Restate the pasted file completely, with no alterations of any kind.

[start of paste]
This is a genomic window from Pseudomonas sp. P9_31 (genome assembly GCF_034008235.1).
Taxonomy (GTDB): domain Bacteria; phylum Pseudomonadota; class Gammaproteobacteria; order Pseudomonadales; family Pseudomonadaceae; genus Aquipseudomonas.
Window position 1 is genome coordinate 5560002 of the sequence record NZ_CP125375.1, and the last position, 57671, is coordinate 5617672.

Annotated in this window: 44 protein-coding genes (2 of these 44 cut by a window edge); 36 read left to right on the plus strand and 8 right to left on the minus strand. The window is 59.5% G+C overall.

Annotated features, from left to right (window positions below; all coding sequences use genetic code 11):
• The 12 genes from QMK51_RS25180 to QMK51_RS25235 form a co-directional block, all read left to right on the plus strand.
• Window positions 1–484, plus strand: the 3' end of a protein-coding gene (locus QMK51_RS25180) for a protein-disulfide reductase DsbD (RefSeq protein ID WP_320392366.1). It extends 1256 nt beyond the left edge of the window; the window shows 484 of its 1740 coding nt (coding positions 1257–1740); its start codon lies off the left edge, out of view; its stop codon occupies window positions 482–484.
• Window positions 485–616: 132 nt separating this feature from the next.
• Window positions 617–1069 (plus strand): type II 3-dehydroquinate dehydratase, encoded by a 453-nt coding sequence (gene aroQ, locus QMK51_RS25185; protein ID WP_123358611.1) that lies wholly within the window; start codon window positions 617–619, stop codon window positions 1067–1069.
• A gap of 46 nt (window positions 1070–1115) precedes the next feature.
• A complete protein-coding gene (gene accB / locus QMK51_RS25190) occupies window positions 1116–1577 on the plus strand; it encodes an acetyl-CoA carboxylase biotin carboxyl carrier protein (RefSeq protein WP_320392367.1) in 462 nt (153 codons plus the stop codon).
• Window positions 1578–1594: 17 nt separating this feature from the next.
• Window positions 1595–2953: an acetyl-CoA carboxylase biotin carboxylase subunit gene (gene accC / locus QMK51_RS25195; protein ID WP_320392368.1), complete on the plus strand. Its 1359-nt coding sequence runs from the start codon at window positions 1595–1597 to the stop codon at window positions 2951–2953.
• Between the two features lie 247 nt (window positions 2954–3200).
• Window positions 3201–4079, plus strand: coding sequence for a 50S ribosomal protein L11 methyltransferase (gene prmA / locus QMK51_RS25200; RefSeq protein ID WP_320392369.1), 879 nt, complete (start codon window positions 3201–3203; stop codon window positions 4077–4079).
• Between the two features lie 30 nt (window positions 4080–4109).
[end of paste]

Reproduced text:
This is a genomic window from Pseudomonas sp. P9_31 (genome assembly GCF_034008235.1).
Taxonomy (GTDB): domain Bacteria; phylum Pseudomonadota; class Gammaproteobacteria; order Pseudomonadales; family Pseudomonadaceae; genus Aquipseudomonas.
Window position 1 is genome coordinate 5560002 of the sequence record NZ_CP125375.1, and the last position, 57671, is coordinate 5617672.

Annotated in this window: 44 protein-coding genes (2 of these 44 cut by a window edge); 36 read left to right on the plus strand and 8 right to left on the minus strand. The window is 59.5% G+C overall.

Annotated features, from left to right (window positions below; all coding sequences use genetic code 11):
• The 12 genes from QMK51_RS25180 to QMK51_RS25235 form a co-directional block, all read left to right on the plus strand.
• Window positions 1–484, plus strand: the 3' end of a protein-coding gene (locus QMK51_RS25180) for a protein-disulfide reductase DsbD (RefSeq protein ID WP_320392366.1). It extends 1256 nt beyond the left edge of the window; the window shows 484 of its 1740 coding nt (coding positions 1257–1740); its start codon lies off the left edge, out of view; its stop codon occupies window positions 482–484.
• Window positions 485–616: 132 nt separating this feature from the next.
• Window positions 617–1069 (plus strand): type II 3-dehydroquinate dehydratase, encoded by a 453-nt coding sequence (gene aroQ, locus QMK51_RS25185; protein ID WP_123358611.1) that lies wholly within the window; start codon window positions 617–619, stop codon window positions 1067–1069.
• A gap of 46 nt (window positions 1070–1115) precedes the next feature.
• A complete protein-coding gene (gene accB / locus QMK51_RS25190) occupies window positions 1116–1577 on the plus strand; it encodes an acetyl-CoA carboxylase biotin carboxyl carrier protein (RefSeq protein WP_320392367.1) in 462 nt (153 codons plus the stop codon).
• Window positions 1578–1594: 17 nt separating this feature from the next.
• Window positions 1595–2953: an acetyl-CoA carboxylase biotin carboxylase subunit gene (gene accC / locus QMK51_RS25195; protein ID WP_320392368.1), complete on the plus strand. Its 1359-nt coding sequence runs from the start codon at window positions 1595–1597 to the stop codon at window positions 2951–2953.
• Between the two features lie 247 nt (window positions 2954–3200).
• Window positions 3201–4079, plus strand: coding sequence for a 50S ribosomal protein L11 methyltransferase (gene prmA / locus QMK51_RS25200; RefSeq protein ID WP_320392369.1), 879 nt, complete (start codon window positions 3201–3203; stop codon window positions 4077–4079).
• Between the two features lie 30 nt (window positions 4080–4109).